So, yeah, I’m thinking that the main thing is that you want… Yeah, go back to your question again, ’cause I got off on Paul.
Josh: Well, yeah, no, no, no. I was asking about how the Bible quotes itself. For being….
Dr. Larry Dinkins: I just Googled the use of the Old Testament, the New Testament, and I actually pulled a quote out that reminded me that they were much more emphasis on meaning. Because they would quote either from the LXX or from the Masoretic Text, but they had heard it.
Josh: What’s the LXX, for everyone?
Dr. Larry Dinkins: LXX is a Septuagint which is done 200 years, maybe, before Jesus. – And they were not.. They didn’t have a cell phone and they weren’t able to be very precise in their quotations. So they would get the meaning correct. They sometimes wouldn’t know where it was from. And you look in the book of Hebrew, somewhere it is said. So you get the idea that since they didn’t have scrolls, the book of Isaiah is 30 feet long. The eunuch could own it,but most people didn’t.
So you’re working in an oral environment where people are quoting from what they heard in the synagogue or from their parents, but it’s not on rote. It is not precisely a hundred percent rote. And that was my concern because some like, some of the apps, you better be precise ’cause you’re one word off, it’s gonna show you where you’re off with story. And I wanna be precise. If anybody quotes John 3:16 and butchers it, they are in deep trouble.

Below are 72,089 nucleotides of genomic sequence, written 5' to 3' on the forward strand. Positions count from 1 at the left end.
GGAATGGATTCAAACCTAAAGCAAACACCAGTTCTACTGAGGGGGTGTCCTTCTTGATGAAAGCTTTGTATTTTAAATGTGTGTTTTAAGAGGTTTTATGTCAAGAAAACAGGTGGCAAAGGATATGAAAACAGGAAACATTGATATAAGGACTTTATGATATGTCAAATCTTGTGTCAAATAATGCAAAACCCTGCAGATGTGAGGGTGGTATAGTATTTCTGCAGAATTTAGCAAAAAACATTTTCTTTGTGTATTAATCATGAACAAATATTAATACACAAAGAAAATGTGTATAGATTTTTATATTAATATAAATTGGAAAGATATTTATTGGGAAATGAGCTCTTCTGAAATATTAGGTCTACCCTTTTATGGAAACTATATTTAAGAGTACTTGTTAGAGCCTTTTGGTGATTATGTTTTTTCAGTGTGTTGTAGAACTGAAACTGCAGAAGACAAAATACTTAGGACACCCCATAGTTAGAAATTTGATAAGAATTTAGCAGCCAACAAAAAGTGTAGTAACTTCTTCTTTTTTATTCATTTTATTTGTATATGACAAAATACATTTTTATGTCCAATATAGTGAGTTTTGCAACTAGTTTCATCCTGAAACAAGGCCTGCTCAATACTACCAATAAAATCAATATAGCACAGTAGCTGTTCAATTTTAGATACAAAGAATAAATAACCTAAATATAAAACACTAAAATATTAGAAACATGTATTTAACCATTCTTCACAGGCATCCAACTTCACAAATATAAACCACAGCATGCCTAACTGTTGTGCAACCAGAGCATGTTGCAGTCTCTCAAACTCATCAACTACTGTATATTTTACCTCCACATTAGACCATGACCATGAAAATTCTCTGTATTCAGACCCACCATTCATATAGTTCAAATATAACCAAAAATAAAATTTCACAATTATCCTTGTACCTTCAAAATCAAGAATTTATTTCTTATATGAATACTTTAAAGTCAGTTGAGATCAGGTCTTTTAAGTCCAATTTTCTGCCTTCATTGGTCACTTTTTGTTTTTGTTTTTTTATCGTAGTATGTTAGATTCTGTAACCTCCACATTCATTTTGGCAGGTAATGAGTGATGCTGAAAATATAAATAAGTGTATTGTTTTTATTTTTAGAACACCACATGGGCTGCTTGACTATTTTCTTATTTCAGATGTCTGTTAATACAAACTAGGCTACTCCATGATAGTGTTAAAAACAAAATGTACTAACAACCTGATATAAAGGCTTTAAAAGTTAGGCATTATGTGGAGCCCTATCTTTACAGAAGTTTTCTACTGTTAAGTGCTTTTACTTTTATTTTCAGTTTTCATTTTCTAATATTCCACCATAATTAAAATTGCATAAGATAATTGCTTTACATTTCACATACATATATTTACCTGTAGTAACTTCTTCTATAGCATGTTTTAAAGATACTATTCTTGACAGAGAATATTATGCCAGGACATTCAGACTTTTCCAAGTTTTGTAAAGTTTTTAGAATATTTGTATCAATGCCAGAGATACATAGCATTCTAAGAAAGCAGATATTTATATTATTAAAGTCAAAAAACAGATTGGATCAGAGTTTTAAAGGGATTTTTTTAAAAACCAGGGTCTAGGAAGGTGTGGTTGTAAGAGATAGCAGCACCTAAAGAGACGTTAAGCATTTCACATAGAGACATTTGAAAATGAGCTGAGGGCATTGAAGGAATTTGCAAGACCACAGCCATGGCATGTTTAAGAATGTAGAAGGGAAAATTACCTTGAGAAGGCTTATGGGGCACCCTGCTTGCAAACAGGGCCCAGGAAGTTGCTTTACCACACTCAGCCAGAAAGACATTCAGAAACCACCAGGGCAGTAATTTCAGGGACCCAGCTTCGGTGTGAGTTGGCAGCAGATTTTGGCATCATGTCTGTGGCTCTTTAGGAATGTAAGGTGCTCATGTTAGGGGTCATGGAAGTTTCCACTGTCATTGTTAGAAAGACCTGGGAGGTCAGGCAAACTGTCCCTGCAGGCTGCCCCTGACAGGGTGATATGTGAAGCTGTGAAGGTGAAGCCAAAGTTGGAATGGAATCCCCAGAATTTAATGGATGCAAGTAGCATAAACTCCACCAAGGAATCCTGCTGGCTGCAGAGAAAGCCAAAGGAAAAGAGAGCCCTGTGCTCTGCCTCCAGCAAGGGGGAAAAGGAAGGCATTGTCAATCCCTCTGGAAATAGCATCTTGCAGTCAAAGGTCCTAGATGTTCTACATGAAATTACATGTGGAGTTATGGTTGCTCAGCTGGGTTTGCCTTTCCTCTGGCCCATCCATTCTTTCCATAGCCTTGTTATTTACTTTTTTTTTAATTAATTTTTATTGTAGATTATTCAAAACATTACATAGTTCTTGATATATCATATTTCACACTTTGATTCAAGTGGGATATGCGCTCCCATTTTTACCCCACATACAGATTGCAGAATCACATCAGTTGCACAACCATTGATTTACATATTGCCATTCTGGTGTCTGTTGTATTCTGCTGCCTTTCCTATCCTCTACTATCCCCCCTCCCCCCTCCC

Dr. Larry Dinkins: And the Roman road, and some classic verses. I have 130 something, 132 verses, two verses from every book in the Bible. I am very precise on those. But when it comes to a story, I wanna make sure it’s content accurate. But I’m not gonna be hung up with rote because I know I can keep it in my heart pocket for a long time by just making sure it’s a graphic story.
Josh: So I think as we close this up, one of the things that I wanna really bring out here is this idea. And this is coming from conversations that we’ve had long before just this right here. That I… You know, Dr. Dinkins here is not saying at all that word for word Bible memory is a bad thing. But, and this is something that I’ve been trying to say a little bit as well, though probably not as well as Dr. Dinkins has, that there are so many different ways that this can be done, right? In terms of memorizing the Bible.